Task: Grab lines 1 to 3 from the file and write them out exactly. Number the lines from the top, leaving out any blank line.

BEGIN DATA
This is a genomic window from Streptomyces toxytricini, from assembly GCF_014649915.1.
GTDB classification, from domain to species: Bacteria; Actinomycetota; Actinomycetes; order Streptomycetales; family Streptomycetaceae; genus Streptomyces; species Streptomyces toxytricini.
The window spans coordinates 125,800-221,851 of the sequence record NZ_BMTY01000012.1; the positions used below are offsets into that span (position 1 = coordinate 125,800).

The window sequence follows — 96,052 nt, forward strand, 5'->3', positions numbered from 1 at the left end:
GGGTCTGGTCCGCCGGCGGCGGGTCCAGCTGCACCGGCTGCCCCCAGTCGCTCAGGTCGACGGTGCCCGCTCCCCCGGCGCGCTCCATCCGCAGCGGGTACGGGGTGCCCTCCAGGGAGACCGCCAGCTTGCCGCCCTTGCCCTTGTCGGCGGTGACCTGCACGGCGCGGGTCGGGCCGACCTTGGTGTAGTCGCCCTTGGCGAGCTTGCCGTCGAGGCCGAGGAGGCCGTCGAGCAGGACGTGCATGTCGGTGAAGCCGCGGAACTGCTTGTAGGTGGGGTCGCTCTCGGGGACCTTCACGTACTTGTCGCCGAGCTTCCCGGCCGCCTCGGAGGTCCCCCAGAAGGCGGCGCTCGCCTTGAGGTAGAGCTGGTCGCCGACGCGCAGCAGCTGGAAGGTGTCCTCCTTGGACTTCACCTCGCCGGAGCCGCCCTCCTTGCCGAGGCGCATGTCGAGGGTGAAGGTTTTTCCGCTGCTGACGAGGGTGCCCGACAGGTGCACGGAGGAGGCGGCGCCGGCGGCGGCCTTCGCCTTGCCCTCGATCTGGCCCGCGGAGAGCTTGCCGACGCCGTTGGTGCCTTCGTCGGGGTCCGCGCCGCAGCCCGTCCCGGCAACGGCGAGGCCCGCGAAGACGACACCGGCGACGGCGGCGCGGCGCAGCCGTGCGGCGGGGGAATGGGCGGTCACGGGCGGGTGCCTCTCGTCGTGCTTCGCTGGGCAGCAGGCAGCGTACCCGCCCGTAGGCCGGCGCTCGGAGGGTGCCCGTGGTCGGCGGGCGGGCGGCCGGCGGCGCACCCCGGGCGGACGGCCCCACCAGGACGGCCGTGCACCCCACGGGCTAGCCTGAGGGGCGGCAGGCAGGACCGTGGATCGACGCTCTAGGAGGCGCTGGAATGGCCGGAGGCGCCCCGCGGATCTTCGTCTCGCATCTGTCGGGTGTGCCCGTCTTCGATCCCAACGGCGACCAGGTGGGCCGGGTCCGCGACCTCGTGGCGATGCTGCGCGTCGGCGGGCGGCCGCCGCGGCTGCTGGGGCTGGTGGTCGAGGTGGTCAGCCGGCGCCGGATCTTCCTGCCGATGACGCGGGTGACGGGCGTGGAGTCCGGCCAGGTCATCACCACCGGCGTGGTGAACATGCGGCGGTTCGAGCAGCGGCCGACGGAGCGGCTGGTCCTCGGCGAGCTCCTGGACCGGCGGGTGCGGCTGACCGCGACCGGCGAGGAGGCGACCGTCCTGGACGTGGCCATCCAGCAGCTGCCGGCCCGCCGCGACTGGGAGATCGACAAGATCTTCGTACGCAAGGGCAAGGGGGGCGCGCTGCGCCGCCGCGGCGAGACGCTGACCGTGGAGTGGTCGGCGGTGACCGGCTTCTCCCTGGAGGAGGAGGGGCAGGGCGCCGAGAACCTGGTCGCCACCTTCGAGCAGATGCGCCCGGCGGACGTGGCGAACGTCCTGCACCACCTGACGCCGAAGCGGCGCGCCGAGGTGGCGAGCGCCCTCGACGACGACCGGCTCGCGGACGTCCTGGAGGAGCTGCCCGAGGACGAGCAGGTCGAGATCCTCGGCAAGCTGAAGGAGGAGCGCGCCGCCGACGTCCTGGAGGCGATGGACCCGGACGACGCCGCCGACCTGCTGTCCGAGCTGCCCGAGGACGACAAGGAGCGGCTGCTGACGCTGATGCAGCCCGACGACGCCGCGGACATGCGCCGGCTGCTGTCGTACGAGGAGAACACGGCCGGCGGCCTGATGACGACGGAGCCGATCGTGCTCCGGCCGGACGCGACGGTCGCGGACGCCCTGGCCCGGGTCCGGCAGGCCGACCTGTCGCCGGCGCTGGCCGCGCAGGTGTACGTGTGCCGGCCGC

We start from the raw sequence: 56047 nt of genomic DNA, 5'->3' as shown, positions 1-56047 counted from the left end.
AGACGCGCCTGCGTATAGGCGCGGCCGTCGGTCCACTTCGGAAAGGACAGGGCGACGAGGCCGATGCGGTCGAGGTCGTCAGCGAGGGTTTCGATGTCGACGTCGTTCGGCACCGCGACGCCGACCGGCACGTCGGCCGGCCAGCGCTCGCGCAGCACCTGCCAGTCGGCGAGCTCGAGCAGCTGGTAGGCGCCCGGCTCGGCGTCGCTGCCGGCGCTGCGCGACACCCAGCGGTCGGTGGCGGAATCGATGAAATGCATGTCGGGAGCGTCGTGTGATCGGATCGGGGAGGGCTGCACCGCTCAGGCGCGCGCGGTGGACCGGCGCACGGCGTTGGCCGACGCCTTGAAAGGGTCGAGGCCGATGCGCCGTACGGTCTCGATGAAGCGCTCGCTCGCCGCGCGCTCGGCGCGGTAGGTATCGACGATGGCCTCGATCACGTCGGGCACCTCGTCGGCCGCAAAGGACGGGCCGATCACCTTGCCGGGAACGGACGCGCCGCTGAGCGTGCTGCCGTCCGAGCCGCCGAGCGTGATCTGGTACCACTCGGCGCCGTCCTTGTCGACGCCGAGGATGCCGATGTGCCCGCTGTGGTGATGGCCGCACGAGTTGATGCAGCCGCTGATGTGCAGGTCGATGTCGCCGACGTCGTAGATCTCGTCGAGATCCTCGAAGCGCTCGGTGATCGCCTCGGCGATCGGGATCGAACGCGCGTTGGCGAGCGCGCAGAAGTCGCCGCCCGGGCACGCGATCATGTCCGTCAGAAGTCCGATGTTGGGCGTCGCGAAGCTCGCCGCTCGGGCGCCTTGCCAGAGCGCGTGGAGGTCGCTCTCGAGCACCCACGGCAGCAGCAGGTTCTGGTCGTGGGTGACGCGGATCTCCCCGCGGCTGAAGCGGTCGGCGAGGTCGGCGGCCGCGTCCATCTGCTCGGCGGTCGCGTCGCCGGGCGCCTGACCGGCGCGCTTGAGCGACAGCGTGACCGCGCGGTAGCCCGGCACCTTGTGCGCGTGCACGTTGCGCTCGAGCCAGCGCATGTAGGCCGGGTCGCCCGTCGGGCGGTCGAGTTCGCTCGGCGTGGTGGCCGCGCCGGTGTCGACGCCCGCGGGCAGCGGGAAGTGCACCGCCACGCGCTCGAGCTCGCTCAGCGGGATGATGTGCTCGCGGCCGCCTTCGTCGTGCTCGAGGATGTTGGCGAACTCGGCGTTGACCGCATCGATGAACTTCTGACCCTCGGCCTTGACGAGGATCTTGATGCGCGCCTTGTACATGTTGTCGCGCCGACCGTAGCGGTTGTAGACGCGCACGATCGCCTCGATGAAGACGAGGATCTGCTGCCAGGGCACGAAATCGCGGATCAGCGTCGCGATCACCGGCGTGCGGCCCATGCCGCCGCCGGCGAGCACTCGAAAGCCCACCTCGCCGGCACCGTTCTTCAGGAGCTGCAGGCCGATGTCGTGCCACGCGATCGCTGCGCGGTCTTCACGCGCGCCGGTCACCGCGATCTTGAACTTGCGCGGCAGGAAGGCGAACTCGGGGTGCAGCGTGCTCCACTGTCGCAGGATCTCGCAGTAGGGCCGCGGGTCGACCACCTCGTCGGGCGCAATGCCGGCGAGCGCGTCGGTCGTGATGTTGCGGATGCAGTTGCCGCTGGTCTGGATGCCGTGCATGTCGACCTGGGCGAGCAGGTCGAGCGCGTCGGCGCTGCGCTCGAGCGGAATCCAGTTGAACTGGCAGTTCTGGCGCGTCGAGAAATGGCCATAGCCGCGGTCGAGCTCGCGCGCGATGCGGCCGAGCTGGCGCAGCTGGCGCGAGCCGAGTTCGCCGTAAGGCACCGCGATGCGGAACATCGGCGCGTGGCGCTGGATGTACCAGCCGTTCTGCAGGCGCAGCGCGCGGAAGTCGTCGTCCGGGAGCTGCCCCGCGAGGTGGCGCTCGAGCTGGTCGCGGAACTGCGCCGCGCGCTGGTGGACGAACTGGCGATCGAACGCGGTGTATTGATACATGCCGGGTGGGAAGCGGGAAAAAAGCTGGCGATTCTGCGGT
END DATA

This is a genomic window from Streptomyces toxytricini, from assembly GCF_014649915.1.
GTDB classification, from domain to species: Bacteria; Actinomycetota; Actinomycetes; order Streptomycetales; family Streptomycetaceae; genus Streptomyces; species Streptomyces toxytricini.
The window spans coordinates 125,800-221,851 of the sequence record NZ_BMTY01000012.1; the positions used below are offsets into that span (position 1 = coordinate 125,800).